No snap decision in Broncos QB battle |

No snap decision in Broncos QB battle

Lindsay H. Jones
The Denver Post

Coach Josh McDaniels got right up in Kyle Orton’s face Sunday morning and emphatically instructed the Broncos quarterback on just one facet of the team’s offense.

“Do it again! Do it again!” McDaniels shouted as he stepped back to let Orton run a play. And this was only a drill in which the quarterback handed off the ball to a running back.

The competition to find Jay Cutler’s successor at starting quarterback is underway, and McDaniels now has three days of close observation of Orton and Chris Simms.

As the Broncos wrapped up the first mini-camp of the McDaniels era, the coach said he first is looking for which quarterback best picks up the offensive system.

“I want them to distribute the ball to who we want to get it to. The ability to get in there, call the play, read the defense and understand where they’re going to throw it, that’s a big thing,” McDaniels said. “And then get it to (the receivers) accurately.”

Simms took the first-team repetitions to start the final day of mini-camp Sunday morning, though it was Orton with the starters when the team ran the two-minute drill to close the two-hour practice.

Orton threw the prettiest touchdown on a deep pass to Jabar Gaffney in a drill against linebackers and defensive backs.

Simms was intercepted by linebacker Wesley Woodyard, who was playing with the starting linebackers in place of D.J. Williams, in a 7-on-7 drill.

Both quarterbacks said it is too early ” especially considering each is in the early stages of learning McDaniels’ offense ” to worry about the competition with each other.

“I did some good things. I definitely messed some things up mentally, and definitely missed a few throws physically,” Simms said. “So there’s a lot of areas to improve on, but you expect that, really, at this time of the year.”

Part of that process includes developing chemistry and timing with the receivers, who are also learning the new system. Receiver Eddie Royal, who lined up outside and in the slot position in the three-receiver sets, said Orton and Simms have been putting in extra work with all of the receivers.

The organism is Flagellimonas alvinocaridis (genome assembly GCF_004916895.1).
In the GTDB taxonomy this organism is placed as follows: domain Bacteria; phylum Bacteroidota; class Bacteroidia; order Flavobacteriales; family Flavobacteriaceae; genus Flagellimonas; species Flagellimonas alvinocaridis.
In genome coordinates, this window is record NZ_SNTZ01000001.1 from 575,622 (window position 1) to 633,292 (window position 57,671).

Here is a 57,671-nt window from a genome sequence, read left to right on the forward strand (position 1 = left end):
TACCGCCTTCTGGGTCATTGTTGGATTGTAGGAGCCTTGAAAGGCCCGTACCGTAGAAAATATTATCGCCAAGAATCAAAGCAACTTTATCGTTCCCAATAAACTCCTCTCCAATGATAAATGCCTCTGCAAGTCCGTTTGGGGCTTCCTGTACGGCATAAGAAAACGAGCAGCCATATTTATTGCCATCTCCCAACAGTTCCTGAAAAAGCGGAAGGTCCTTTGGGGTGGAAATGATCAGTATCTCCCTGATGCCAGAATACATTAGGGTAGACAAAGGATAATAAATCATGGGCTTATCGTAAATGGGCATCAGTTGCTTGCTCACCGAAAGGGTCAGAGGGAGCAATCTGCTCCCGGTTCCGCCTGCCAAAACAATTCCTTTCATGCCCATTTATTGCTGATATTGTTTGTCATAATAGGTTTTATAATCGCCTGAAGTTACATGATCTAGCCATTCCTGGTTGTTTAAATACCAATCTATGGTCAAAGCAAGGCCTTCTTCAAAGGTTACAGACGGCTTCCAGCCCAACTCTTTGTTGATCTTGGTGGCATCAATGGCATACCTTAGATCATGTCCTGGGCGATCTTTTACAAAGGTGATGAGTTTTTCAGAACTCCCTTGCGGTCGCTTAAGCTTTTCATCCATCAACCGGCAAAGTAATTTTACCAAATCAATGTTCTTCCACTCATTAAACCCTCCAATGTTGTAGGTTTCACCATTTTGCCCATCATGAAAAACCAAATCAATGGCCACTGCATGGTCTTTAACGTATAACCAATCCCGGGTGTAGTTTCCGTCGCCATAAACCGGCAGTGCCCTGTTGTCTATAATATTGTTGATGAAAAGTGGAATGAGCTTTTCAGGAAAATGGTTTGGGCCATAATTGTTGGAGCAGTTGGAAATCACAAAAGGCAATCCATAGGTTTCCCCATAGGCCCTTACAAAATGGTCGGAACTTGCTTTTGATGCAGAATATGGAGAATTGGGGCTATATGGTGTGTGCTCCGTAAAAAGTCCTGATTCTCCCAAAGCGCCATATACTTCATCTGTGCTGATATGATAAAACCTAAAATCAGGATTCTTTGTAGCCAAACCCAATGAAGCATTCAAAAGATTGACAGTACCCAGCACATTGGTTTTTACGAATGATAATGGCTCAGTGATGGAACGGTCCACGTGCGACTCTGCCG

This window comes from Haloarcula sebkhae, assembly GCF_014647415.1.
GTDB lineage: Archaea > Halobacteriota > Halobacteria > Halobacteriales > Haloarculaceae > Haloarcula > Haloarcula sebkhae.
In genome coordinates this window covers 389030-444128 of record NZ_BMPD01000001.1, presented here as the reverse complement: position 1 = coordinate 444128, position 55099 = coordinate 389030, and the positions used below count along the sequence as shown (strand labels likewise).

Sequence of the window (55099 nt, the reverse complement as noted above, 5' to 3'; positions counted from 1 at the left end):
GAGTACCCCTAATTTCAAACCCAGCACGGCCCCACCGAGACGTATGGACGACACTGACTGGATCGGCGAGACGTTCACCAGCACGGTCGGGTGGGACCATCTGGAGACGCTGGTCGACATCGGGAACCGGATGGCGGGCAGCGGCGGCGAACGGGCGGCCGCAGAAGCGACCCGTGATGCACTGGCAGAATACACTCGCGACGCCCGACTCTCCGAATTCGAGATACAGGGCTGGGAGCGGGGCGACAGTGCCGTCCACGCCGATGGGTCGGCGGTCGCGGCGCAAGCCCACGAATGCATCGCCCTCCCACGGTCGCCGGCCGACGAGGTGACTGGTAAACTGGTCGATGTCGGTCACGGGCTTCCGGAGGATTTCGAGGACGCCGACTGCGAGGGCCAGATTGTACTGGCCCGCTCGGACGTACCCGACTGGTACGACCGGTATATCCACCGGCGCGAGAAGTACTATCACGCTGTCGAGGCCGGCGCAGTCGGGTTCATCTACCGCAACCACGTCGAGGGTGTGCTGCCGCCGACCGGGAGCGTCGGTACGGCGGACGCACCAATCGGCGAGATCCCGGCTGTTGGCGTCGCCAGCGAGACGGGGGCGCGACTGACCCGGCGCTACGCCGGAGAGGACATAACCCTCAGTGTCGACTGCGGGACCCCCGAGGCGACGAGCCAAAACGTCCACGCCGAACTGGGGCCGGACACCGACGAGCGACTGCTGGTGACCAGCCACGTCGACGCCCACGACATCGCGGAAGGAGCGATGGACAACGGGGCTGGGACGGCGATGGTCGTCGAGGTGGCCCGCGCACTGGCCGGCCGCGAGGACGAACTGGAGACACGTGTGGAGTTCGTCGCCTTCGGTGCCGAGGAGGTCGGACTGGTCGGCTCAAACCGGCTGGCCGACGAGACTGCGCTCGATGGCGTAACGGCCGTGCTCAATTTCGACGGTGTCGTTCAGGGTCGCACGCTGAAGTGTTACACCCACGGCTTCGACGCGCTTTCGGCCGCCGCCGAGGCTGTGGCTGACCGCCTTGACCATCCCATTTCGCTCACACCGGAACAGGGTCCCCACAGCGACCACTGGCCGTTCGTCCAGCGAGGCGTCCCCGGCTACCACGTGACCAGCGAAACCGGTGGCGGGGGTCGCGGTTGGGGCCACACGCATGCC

“You can just tell by the way they carry themselves in meetings,” Royal said. “They’re staying after. They’re here early. They’re the last ones to leave. Those are always good signs you want to see from your quarterback.”

The left-handed Simms has had an extra month of work with McDaniels and offensive coordinator Mike McCoy because Orton joined the team only two weeks ago as part of the trade that sent Cutler to Chicago.

But Orton said he doesn’t feel at a disadvantage.

“I’ve put in a lot of work since I’ve been here just like Chris has. I’m up to speed,” Orton said.

McDaniels and general manager Brian Xanders will hold a private workout with Southern California quarterback Mark Sanchez on Tuesday.

It seems likely the team will add another quarterback at some point in the draft, and he would join Orton and Simms at the next team camp in two weeks.

“They’re going to make mistakes every practice. It’s not an easy thing to get this system,” McDaniels said. “They made strides every day too. They competed with each other, and they both can run the huddle. That’s a good thing.”

Lindsay H. Jones: 303-954-1262 or

The unknown factors

Physically, the two quarterbacks battling to be the Broncos’ starter are similar. The competition, which should stretch into training camp, could turn on intangibles.

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